01 Nov 2020 | Clubs and Facilities | Industry news | Feature stories |

Vern Morcom: A life in golf

by Mike Clayton

Spring Valley golf club image
Spring Valley in Melbourne is one of Morcom's finest courses. Photo: Spring Valley GC

Golf course architecture has always been a tenuous way of earning a living.

Alister MacKenzie and A W Tillinghast, two of the greatest, died with amazing legacies but not a lot of money. MacKenzie, himself, was pleading at the end of his life for monies due from his commission at Augusta National.

In Australia, Peter Thomson and Mike Wolveridge were probably the first architects to create a financially viable business as a primary source of their income. Alex Russell, in contrast, accepted a bottle of whisky for his work at Yarra Yarra.

It was a fair indication of his independent means and that he worked for the pleasure of making good golf. It was MacKenzie, of course, who transformed golf in Australia when, in 1926, he came and showed us what first-class golf looked like and how it played.

He left behind his partner Russell to make Yarra Yarra, Riversdale and Lake Karrinyup but it was a less well-known father and son duo, Mick and Vern Morcom, who carried the architectural torch forward and bridged the gap between MacKenzie, Russell and Thomson.

For both Morcoms, architecture was almost a sideline but with the security of the two best greenkeeping jobs in Melbourne, they were able to pursue their passion for design and construction.

Mick, the greenkeeper at Royal Melbourne, was charged by MacKenzie and Russell to build their work. Almost a century later the dramatically shaped, flashed sand bunkers and one of the best sets of greens in golf still captivate members, visiting players, pilgrimage-making architects and worldwide television audiences.

Vern kept turf management in the family when he took the reins at Kingston Heath in 1928 and the legacy of both men is that these remarkable, but quite different, courses remain the finest in Melbourne.

Vern was a prolific course architect in the decades after the Second World War. Designing primarily, but not exclusively, in Victoria he took his talents to golf courses as far apart as Anglesea, Kyneton, Leongatha, Trafalgar, Curlewis, Lakes Entrance, Point Lonsdale and Rosanna.

In Adelaide, he designed the East at The Grange, a course famed for Greg Norman’s first professional win and in Tasmania his Royal Hobart hosted the state’s only Australian Open in 1971.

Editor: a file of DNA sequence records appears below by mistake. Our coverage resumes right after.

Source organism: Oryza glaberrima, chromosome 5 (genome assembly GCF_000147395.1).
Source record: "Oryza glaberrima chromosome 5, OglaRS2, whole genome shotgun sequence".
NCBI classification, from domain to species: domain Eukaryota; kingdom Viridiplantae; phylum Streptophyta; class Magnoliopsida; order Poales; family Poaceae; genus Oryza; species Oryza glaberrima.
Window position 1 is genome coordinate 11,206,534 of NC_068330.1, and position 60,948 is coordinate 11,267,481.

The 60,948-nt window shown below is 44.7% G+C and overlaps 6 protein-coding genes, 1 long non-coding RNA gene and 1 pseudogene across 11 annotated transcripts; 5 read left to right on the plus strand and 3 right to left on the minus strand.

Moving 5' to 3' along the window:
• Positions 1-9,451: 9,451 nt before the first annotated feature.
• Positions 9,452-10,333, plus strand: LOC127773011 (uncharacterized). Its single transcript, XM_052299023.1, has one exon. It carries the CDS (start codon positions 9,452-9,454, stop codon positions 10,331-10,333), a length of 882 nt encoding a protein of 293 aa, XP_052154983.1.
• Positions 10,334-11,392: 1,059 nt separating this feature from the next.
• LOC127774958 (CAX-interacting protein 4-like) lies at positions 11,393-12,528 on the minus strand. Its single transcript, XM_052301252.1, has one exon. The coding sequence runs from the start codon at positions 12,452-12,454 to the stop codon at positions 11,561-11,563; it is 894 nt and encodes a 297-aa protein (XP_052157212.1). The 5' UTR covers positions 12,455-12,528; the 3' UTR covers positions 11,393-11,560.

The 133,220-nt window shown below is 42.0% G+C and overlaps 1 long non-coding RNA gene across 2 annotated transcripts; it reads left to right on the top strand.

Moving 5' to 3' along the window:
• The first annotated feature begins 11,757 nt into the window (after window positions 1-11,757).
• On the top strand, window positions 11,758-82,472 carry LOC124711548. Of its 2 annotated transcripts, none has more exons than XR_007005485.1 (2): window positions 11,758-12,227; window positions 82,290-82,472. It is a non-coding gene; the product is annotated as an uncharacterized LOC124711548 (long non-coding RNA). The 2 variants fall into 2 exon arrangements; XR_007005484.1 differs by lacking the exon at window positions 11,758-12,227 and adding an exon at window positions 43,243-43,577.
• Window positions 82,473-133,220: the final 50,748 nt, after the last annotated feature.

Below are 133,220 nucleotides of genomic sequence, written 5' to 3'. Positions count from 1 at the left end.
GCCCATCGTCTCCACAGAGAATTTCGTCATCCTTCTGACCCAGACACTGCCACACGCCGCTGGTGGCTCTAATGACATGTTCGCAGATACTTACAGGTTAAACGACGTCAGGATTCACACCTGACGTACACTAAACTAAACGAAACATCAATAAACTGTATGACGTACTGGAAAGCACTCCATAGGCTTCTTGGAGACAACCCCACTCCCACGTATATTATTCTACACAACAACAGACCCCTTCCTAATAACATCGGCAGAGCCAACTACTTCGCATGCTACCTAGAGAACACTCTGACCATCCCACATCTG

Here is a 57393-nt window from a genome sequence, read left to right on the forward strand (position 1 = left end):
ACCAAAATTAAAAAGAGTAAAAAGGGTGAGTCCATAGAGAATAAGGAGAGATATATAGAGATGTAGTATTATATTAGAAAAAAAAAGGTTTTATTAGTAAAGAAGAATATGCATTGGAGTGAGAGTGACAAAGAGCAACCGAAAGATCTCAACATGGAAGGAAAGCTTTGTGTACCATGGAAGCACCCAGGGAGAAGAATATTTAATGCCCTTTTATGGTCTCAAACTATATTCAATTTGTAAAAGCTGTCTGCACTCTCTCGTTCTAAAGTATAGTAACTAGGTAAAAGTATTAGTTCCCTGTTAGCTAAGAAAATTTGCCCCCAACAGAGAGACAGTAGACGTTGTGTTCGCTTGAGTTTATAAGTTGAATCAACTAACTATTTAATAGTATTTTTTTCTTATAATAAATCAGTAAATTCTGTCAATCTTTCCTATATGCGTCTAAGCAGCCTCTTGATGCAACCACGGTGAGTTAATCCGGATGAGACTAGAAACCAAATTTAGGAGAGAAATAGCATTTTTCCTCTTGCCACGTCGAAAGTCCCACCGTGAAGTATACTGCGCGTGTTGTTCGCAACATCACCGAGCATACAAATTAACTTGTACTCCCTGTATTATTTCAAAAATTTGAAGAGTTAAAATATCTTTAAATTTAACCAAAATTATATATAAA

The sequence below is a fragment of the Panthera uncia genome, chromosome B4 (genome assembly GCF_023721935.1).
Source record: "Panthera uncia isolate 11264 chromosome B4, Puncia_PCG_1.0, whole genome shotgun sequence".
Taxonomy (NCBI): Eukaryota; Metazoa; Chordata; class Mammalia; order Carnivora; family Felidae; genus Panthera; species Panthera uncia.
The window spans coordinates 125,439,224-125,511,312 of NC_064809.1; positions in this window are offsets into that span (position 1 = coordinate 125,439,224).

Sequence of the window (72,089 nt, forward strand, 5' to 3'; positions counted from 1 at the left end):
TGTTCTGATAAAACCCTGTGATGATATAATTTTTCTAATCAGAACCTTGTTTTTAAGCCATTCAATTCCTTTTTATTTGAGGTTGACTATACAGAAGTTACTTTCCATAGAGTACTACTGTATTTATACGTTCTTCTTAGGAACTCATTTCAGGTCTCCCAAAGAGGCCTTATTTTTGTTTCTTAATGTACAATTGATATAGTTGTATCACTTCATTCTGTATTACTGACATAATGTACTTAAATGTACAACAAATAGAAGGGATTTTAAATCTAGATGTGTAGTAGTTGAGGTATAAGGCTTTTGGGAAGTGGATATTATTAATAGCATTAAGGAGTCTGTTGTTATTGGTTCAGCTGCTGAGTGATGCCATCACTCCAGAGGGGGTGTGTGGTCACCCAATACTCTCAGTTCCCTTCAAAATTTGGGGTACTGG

The great Jack Nicklaus triumphed and anointed the championship as the game’s ‘Fifth Major’. Probably his best work was closest to Kingston Heath at Spring Valley. Built on a similar bed of sand to Kingston Heath, the site was ideal for the construction of beautiful sandbelt greens and he had to drive only a few miles to supervise and build the work. Vern laid out a fine set of holes, well-suited to the equipment of the day and his original green complexes are some of the very best on the sandbelt.

With time and the longer ball, his dogleg holes very often made for tee shots played with irons to stop from running through the fairway and into the trees. It was a criticism well made by Tom Doak in his Confidential Guide to Golf Courses and it was a thrill for John Sloan, the late Bruce Grant and me to have been able to move some tees around and, hopefully, make even better golf.

Likewise, at Rosanna, I had the chance to move a number of Vern’s original tees but the quality of the greens make them unmistakably Morcom’s. I was also entrusted with making Metropolitan’s par-three 19th on the site of a ‘lost Morcom’ hole. When the course was rearranged in the very early 1960s, American architect Dick Wilson was told the road between Metropolitan and Huntingdale would be widened. Morcom’s hole suffered the unnecessary fate of turning into the club’s tip site.

It was an excellent location for a short hole and the new hole captures the essence of Morcom’s beautiful par three. My favourite of Morcom’s holes? It’s a difficult question but I’ve always loved the third at Curlewis. A short par four, sliding from left to right, it plays over a perfect piece of land just undulating enough to make it one of the best short 4s in the country.

It is made unique in Australia because of Morcom’s inspired use of the most penal hazard of them all. An out of bounds line all the way along the left threatens the overambitious player who tugs a tee shot to the left. A long iron likely won’t reach the fence but those longer hitters trying to drive it up around the front of the green better beware of even the marginal left shot.

Boundaries are an important part of the game in Great Britain — see the Road Hole, Carnoustie’s sixth and the opener at Prestwick — and Vern’s hole shows off the principle better than any other in Australia.

Toby Cummings' book perfectly chronicles the importance and breadth of the Morcoms’ work. They were a remarkably talented family, one which literally shaped golf in the southern states of Australia, and they left the game much better than they found it. The Golf Courses of Vern Morcom is published by Ryan Publishing in Melbourne. It was written by golf enthusiast Toby Cumming.

Vern Morcom image
Vern Morcom was one of Australia's best architects.

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